Almaty is located in southern Kazakhstan. With a population over 1.5 million people it is country's largest city. Алматы used to be called Alma-Ata and it is the former capital. Today's it's the major commercial and financial hub of Central Asia. The city is responsible for about 20% of the country's GDP.
The area was first settled around the 10th-9th century BC during the Bronze Age. Between the 10th-14th centuries it became an important stop along the Silk Road.
Alma-Ata was founded in 1854. From 1929 to 1991 it was the capital of the Kazakh Soviet Socialist Republic. When Kazakhstan became independent the city remained the capital until 1997 when it was moved to Astana. However in 1993 the the city's name was changed to Almaty.
Akimat House used to be home to the Communist Party of Kazakhstan. After independence and once the capital moved to Astana it became a city government building. Part of the building is Almaty City Hall.
At Independence Square is the Independence Monument. It is the Kazakh Golden Warrior on top of a snow leopard.
|The Golden Warrior|
The Palace of the President was supposed to be a Lenin museum but it never happened. You can't go inside but the gardens outside are quite nice.
Zhambyl Zhabayev was a traditional folksinger who died in 1945 and was buried in Alma-Ata. Although he sang exclusively in Kazakh, his many patriotic, pro-Stalin songs were circulated thorough out the USSR during the 1930s.
After independence many of the street names in the city were changed but not all were. At Shevchenko Street there is a monument to Ukrainian poet Taras Shevchenko.
The Lermantov State Academic Russian Drama Theatre was built in 1969. It seats almost 850 people.
The Central State Museum is one of the oldest and largest museums in Central Asia. It opened in the 1930s and the current building was completed in 1985.
The State Museum of National Musical Instruments opened in 1980. The wooden building it's housed in dates back to 1907.
The Ascension Cathedral is also known as Zenkov Cathedral. It was completed in 1907 and it is the second tallest wooden building in the world.
Abai Qunanbayuli was a Kazakh poet, composer and philosopher. He was a cultural reformer toward Europeans and Russians based on enlightened Islam. He died in 1904 and the bronze monument was unveiled in 1961 on what used to be Lenin Street. It is now called Abai Street.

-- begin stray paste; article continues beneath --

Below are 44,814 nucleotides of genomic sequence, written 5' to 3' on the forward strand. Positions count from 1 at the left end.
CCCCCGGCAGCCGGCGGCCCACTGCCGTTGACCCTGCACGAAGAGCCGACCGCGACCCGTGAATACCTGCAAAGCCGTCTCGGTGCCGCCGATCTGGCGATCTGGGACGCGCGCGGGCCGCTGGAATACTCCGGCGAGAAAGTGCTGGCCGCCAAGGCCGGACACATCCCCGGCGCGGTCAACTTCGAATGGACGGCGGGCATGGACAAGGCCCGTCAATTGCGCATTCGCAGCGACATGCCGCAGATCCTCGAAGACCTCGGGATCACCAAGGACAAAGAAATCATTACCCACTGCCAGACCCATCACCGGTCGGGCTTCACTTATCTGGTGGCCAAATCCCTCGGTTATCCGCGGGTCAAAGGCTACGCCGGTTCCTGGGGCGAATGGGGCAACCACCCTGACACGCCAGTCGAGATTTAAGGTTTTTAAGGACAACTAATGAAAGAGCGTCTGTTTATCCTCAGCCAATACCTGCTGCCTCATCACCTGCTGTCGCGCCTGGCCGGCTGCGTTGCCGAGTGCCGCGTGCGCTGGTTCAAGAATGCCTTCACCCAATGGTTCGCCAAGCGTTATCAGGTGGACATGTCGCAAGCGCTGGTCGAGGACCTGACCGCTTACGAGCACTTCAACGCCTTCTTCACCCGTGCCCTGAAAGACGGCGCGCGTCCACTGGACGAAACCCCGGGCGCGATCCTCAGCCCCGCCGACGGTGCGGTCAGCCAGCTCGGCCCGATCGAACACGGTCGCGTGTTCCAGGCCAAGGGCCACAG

The Almaty TV Tower was completed in 1983. It is 371,5 meters (1,219 feet) tall is the world's tallest free-standing tubular steel structure. Almaty is prone to earthquakes so the tower was designed to withstand a 10.0 quake.
|General Ivan Panfilov|
The city's most well-known landmark is Panfilov Park. Ivan Panfilov was the commanding general of the 316th division that, despite heavy casualties, helped prevent the Nazis from reaching Moscow in WWII.
The park is actually named after Panfilov's Heros - 28 soldiers from Almaty who died in the fighting. In 1975 an eternal flame was lit to honor those who died in the Russian Civil War and in the Great Patriotic War (WWII). The granite monument depicts soldiers from all 15 Soviet Republics and was unveiled as part of the 30th anniversary of victory over Nazi Germany.
In 2011 the subway opened. It currently only has two lines which isn't bad except that construction began in 1988. I've never opened a subway before but 23 years does seem to be quite a long time. On the flip side it only costs 80 Tenge (about 54¢). And how can you not be impressed with a marble subway platform with chandeliers?
Almaty hosted the 2011 Winter Asian Games and will host the 2017 Winter University Games. It is also in the running to host the 2022 Winter Olympics. If it wins it will be the first Olympics ever hosted in Central Asia. Here's the Almaty bid video I found out on YouTube.
Update: Almaty lost out on hosting the 2022 Winter Olympics to Beijing.